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DC Circuit Reaffirms Its Decision on SEC’s Conflict Minerals Rule

August 19, 2015

On August 18, 2015, a panel of the US Court of Appeals for the DC Circuit reaffirmed its April 2014 decision in National Association of Manufacturers, Inc. v. SEC (NAM); the SEC and Amnesty International had petitioned for rehearing based on the Court’s July 2014 en banc decision in American Meat Institute v. U.S. Department of Agriculture (AMI). In its original NAM decision, the Court largely upheld the conflict minerals rule, but held that it violates the First Amendment to the extent it requires companies subject to the rule to describe any of their products as having “not found to be ‘DRC conflict free.’”[1]

The Court’s original NAM decision had declined to apply the relaxed First Amendment standard of review articulated in Zauderer v. Office of Disciplinary Counsel of the Supreme Court of Ohio, 471 U.S. 626 (1985). It held that the Zauderer standard was limited to cases involving the government’s ability to compel commercial speech in order to prevent deceptive advertising and instead applied the stricter “intermediate” standard of review articulated in Central Hudson Gas & Electric Corp. v. Public Service Commission, 447 U.S. 557, 564-66 (1980). After the issuance of the original NAM opinion, the en banc Court in AMI decided that Zauderer also applied to compelled disclosure of “purely factual and uncontroversial information” at the point of sale, holding that the government had not violated the First Amendment when it forced companies to list country of origin information on the labels for their meat products.

In reaffirming its original NAM decision, the Court held that “Zauderer has no application to this case” (as it is unconnected to advertising or labeling at the point of sale). The Court then added, as an alternative basis for its decision (perhaps reflecting some doubt as to the Court’s analysis in AMI), “even if the compelled disclosures here are commercial speech and even if AMI’s view of Zauderer governed the analysis, we still believe that the statute and the regulations violate the First Amendment.” AMI requires identification and assessment of the governmental interest, followed by an evaluation of the “effectiveness of the measure in achieving it.” The Court found that the premise of the statute and the rule–that requiring companies to disclose that their products have “not been found to be DRC conflict free” will decrease the revenue of armed groups in the relevant countries and thus diminish the humanitarian crisis there—is “entirely unproven.” In commercial speech cases, the government cannot rest on “speculation or conjecture.”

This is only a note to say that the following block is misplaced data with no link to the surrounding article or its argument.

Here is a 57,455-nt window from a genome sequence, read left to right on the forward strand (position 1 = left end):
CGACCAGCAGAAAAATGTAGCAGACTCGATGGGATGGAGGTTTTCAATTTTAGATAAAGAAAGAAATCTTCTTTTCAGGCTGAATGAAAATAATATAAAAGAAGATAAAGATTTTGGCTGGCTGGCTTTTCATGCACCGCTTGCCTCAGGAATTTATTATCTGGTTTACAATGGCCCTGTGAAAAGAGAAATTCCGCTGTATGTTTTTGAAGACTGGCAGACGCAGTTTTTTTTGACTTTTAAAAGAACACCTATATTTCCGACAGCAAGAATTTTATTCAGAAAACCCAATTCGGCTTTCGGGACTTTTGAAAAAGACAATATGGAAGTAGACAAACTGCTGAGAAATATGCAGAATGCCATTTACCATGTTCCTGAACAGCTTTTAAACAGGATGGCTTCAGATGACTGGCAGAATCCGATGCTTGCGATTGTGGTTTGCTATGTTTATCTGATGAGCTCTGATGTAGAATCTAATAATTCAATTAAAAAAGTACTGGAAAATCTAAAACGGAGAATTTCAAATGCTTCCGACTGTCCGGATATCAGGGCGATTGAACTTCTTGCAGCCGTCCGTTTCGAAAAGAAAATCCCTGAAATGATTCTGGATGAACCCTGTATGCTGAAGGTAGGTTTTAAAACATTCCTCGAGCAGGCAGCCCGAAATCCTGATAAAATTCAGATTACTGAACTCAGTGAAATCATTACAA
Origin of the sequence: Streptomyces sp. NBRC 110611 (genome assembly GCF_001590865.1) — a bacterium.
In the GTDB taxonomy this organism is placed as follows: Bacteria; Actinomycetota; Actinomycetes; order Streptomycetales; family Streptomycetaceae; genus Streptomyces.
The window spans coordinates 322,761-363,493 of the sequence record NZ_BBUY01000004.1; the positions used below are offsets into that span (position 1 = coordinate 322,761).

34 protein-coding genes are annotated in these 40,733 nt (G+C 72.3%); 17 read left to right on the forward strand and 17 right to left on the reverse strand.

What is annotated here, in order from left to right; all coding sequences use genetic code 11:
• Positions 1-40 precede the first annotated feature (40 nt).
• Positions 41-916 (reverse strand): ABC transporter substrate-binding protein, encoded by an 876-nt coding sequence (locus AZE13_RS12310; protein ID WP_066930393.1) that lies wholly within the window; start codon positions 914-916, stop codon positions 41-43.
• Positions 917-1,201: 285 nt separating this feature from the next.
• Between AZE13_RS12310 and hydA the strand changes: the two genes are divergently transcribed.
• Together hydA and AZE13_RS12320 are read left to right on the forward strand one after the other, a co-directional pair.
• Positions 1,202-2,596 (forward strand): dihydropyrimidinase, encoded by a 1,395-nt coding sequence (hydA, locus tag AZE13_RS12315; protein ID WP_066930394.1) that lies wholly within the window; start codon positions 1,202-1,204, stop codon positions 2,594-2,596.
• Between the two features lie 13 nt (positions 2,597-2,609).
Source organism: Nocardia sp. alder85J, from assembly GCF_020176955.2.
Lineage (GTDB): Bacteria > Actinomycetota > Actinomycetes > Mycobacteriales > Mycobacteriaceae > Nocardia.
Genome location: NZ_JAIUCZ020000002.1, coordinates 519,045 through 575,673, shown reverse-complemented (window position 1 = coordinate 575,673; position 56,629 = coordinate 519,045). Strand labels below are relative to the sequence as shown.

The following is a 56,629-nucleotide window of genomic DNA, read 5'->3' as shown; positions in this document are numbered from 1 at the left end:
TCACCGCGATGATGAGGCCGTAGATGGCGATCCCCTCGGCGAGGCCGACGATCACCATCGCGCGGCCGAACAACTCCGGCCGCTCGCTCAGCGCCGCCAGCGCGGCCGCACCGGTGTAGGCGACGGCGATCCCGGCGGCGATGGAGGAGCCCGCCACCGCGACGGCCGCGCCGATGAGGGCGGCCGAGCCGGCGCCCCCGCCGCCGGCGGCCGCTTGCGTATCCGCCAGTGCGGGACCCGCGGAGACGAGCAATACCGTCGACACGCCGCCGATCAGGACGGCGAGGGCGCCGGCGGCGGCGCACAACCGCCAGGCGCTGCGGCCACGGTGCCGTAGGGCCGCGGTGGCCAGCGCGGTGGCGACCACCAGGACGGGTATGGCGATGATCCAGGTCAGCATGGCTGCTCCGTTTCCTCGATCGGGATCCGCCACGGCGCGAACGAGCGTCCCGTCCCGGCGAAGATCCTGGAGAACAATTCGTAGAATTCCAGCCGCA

The Court then stated that even if this were not a fatal flaw, the compelled disclosures are not “purely factual and uncontroversial” as required by AMI; the description at issue—whether a product is “conflict free” or “not conflict free”—was hardly “factual and non-ideological.”

On the basis of this analysis, the Court reaffirmed its initial conclusion that the conflict minerals rule violates the First Amendment to the extent it requires regulated entities to report to the SEC and state on their website that any of their products have “not been found to be ‘DRC conflict free.’”

The Court also issued an order restarting the period during which the parties may petition for en banc review. The SEC has not yet disclosed whether it intends to seek further review.

[1] The SEC Staff provided guidance concerning the effect of the original NAM decision on April 29, 2014 and a few days later formally stayed the effectiveness of the portions of the rule “subject to the Court of Appeals’s constitutional holding” in Release No. 34-72079

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Sara Adler
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